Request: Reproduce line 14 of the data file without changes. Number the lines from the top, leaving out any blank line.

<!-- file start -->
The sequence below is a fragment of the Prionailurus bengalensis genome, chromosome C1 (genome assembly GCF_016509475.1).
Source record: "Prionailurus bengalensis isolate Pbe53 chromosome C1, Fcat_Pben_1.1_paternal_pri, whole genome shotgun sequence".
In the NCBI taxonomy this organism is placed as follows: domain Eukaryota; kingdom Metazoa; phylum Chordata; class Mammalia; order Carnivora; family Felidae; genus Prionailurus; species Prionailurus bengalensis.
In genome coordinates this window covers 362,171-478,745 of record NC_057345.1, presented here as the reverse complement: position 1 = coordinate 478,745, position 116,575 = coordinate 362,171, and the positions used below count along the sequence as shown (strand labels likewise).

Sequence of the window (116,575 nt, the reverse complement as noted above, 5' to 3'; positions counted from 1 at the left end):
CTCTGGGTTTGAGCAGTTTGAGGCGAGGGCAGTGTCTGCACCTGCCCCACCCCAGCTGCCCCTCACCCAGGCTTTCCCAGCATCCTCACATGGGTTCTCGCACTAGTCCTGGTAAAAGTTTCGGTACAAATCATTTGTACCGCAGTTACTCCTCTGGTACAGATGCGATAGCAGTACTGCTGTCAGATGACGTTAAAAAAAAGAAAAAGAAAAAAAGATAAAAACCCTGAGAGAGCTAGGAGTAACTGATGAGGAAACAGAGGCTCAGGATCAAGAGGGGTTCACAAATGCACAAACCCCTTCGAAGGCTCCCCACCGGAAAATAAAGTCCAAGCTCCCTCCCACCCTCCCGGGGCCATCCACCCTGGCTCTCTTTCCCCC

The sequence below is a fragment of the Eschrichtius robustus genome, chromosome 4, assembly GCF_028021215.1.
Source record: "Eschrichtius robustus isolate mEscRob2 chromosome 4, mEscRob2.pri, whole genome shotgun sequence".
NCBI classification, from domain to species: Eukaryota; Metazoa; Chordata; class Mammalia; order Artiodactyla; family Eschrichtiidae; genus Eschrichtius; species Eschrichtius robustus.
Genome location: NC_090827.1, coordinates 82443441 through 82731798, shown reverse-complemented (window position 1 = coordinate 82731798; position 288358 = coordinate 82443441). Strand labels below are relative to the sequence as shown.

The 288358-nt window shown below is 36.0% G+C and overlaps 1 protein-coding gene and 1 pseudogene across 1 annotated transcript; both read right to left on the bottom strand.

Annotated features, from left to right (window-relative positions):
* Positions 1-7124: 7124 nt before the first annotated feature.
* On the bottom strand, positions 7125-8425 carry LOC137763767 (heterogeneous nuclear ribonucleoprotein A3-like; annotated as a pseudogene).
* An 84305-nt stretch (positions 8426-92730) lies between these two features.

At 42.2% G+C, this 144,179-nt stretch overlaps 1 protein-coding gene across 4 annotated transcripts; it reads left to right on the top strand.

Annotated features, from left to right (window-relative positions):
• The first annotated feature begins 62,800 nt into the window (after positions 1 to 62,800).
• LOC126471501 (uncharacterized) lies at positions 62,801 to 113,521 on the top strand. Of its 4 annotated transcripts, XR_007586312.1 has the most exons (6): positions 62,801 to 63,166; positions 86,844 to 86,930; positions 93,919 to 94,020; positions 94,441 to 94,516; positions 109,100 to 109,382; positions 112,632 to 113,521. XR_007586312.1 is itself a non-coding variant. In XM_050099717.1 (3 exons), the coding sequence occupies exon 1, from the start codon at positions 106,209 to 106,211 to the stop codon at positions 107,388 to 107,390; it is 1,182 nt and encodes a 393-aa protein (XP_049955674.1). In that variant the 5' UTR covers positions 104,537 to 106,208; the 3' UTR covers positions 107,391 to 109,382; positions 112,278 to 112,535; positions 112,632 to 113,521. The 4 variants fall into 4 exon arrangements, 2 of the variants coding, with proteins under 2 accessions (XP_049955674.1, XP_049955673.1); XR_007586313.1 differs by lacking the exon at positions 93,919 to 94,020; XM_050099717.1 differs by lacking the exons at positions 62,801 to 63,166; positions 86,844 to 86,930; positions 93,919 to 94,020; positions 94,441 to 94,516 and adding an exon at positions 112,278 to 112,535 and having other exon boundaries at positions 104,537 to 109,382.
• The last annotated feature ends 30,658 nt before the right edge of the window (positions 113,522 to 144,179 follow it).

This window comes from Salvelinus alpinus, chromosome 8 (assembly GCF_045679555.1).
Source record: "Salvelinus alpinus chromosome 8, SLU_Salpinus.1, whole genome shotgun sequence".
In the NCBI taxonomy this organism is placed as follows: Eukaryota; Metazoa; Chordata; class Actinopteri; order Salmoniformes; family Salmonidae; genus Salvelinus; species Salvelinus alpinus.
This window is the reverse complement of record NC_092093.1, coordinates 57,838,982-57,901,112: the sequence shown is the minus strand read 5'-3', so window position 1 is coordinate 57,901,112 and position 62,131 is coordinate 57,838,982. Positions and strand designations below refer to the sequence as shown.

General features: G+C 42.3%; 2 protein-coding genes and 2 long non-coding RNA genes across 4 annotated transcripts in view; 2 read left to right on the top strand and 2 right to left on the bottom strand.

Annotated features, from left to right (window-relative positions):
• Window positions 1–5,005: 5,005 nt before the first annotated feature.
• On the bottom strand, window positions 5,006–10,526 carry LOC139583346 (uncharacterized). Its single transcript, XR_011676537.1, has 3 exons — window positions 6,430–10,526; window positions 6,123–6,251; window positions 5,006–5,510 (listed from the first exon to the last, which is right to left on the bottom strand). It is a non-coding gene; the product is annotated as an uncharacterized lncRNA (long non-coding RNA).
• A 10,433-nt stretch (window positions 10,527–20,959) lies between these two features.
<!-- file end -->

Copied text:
* On the bottom strand, positions 7125-8425 carry LOC137763767 (heterogeneous nuclear ribonucleoprotein A3-like; annotated as a pseudogene).